Democratic presidential candidate Sen. Bernie Sanders (I-VT) recently released arguably his most ambitious policy proposal yet, to move to a single-payer health care system in the U.S., but debate quickly arose over just how much such a far-reaching proposal would actually cost.
The Sanders campaign relies on an estimate from UMass-Amherst economist Gerald Friedman suggesting the plan would cost $13.8 trillion over ten years. But Emory University health economist Kenneth Thorpe contends that it could actually cost closer to $24.7 trillion, particularly without simultaneously enacting very large provider payment cuts – which are not mentioned anywhere in Sen. Sanders's plan.
Sen. Sanders's single-payer proposal would cover every American under a single government-administered health insurance plan that would provide a comprehensive set of benefits, including things like mental health services and long-term care, with no cost-sharing. He also proposed several tax increases that his campaign claims would fully offset the cost of the plan.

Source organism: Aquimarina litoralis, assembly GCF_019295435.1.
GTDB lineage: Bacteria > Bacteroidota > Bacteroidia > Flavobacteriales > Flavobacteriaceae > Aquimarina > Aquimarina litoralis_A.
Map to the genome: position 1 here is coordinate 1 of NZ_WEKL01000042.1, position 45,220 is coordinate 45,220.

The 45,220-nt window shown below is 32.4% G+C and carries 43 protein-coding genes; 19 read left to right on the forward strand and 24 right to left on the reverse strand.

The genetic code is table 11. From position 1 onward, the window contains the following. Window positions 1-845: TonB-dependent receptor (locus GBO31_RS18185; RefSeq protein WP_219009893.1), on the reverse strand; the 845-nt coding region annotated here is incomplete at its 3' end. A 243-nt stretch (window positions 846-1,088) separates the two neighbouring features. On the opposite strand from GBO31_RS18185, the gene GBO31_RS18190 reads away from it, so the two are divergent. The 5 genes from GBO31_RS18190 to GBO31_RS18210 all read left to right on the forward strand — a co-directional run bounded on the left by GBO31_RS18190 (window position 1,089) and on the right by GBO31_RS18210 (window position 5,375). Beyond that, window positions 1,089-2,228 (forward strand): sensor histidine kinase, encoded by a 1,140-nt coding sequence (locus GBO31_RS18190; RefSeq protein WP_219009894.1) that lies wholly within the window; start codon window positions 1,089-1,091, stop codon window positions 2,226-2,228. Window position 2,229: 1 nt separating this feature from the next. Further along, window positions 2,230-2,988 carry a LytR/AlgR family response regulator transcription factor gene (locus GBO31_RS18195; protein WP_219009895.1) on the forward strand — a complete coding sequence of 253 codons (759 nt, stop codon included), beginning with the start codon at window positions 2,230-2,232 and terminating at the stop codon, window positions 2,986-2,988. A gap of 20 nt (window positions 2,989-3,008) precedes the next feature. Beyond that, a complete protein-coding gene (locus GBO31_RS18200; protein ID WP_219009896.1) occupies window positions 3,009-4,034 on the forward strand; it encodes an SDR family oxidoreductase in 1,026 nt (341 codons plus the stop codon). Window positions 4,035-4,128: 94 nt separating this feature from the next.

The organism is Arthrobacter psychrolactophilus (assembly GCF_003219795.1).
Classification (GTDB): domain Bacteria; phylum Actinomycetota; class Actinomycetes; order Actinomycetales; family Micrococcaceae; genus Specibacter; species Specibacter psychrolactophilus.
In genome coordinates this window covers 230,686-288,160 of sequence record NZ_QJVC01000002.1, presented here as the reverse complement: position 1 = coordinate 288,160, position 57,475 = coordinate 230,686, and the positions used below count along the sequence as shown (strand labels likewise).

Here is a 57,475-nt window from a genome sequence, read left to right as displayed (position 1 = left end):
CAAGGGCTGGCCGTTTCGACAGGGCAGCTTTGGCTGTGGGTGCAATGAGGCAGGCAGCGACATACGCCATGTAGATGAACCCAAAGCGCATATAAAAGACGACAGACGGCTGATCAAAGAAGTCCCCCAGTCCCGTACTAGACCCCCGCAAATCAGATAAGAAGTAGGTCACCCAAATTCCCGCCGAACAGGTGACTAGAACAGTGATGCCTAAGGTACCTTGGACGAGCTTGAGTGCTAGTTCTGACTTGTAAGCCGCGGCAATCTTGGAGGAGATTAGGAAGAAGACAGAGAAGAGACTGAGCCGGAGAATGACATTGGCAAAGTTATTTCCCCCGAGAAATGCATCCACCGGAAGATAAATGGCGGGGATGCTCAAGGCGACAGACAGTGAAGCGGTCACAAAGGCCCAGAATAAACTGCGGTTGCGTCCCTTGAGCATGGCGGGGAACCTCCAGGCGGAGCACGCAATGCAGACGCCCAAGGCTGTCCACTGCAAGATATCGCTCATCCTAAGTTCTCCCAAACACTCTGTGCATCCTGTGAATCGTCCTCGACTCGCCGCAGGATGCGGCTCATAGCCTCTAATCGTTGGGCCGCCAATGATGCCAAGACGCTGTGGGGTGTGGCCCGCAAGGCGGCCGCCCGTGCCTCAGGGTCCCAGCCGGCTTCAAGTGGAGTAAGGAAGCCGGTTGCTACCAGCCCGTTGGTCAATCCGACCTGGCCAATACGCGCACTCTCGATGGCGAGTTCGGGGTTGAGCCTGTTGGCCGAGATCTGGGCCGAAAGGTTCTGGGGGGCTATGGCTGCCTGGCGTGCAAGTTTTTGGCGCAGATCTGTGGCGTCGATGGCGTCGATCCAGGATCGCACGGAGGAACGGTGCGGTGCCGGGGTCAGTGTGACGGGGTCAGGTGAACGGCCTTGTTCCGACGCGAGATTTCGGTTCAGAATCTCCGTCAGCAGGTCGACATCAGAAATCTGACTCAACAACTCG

Differing Cost Estimates
However, with many of the details left unspecified, including the exact services that would be covered and provider payment rates, different estimates have been produced that project widely different costs.
Friedman's estimate used by the campaign assumes that moving to single-payer would reduce national health spending by $10 trillion – or a full fifth – due to reduced administrative costs, reduced prices for pharmaceuticals and medical devices, and controls on administrative costs and drug prices (the estimate also assumes $3.7 trillion of added costs due to higher health utilization). It is unclear exactly how such dramatic savings would be achieved, and it would likely require tough choices that go far beyond simply adopting a single-payer plan, including significantly cutting provider payment rates closer to the much lower levels seen in some other nations with single-payer systems.